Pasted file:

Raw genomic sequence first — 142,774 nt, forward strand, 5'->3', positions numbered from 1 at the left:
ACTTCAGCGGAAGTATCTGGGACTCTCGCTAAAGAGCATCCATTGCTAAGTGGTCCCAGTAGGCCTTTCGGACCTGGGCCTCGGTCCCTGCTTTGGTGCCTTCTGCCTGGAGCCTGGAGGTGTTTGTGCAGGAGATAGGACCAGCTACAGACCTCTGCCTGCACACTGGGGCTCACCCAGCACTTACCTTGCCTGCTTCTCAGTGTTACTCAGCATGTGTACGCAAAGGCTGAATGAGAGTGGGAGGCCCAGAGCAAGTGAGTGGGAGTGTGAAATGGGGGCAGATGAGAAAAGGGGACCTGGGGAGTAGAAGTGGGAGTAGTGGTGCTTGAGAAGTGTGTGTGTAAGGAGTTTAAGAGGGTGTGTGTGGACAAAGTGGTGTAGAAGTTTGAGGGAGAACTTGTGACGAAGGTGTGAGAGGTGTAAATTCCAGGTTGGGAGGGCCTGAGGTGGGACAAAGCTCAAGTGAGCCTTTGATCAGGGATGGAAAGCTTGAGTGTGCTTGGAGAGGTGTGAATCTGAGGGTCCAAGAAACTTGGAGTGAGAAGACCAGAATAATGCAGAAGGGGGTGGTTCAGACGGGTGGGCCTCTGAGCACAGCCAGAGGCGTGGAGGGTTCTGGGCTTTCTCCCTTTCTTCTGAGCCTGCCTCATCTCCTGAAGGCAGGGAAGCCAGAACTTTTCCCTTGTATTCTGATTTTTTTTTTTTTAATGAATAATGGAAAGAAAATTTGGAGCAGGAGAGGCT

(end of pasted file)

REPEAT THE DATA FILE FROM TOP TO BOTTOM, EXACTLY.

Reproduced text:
Raw genomic sequence first — 142,774 nt, forward strand, 5'->3', positions numbered from 1 at the left:
ACTTCAGCGGAAGTATCTGGGACTCTCGCTAAAGAGCATCCATTGCTAAGTGGTCCCAGTAGGCCTTTCGGACCTGGGCCTCGGTCCCTGCTTTGGTGCCTTCTGCCTGGAGCCTGGAGGTGTTTGTGCAGGAGATAGGACCAGCTACAGACCTCTGCCTGCACACTGGGGCTCACCCAGCACTTACCTTGCCTGCTTCTCAGTGTTACTCAGCATGTGTACGCAAAGGCTGAATGAGAGTGGGAGGCCCAGAGCAAGTGAGTGGGAGTGTGAAATGGGGGCAGATGAGAAAAGGGGACCTGGGGAGTAGAAGTGGGAGTAGTGGTGCTTGAGAAGTGTGTGTGTAAGGAGTTTAAGAGGGTGTGTGTGGACAAAGTGGTGTAGAAGTTTGAGGGAGAACTTGTGACGAAGGTGTGAGAGGTGTAAATTCCAGGTTGGGAGGGCCTGAGGTGGGACAAAGCTCAAGTGAGCCTTTGATCAGGGATGGAAAGCTTGAGTGTGCTTGGAGAGGTGTGAATCTGAGGGTCCAAGAAACTTGGAGTGAGAAGACCAGAATAATGCAGAAGGGGGTGGTTCAGACGGGTGGGCCTCTGAGCACAGCCAGAGGCGTGGAGGGTTCTGGGCTTTCTCCCTTTCTTCTGAGCCTGCCTCATCTCCTGAAGGCAGGGAAGCCAGAACTTTTCCCTTGTATTCTGATTTTTTTTTTTTTAATGAATAATGGAAAGAAAATTTGGAGCAGGAGAGGCT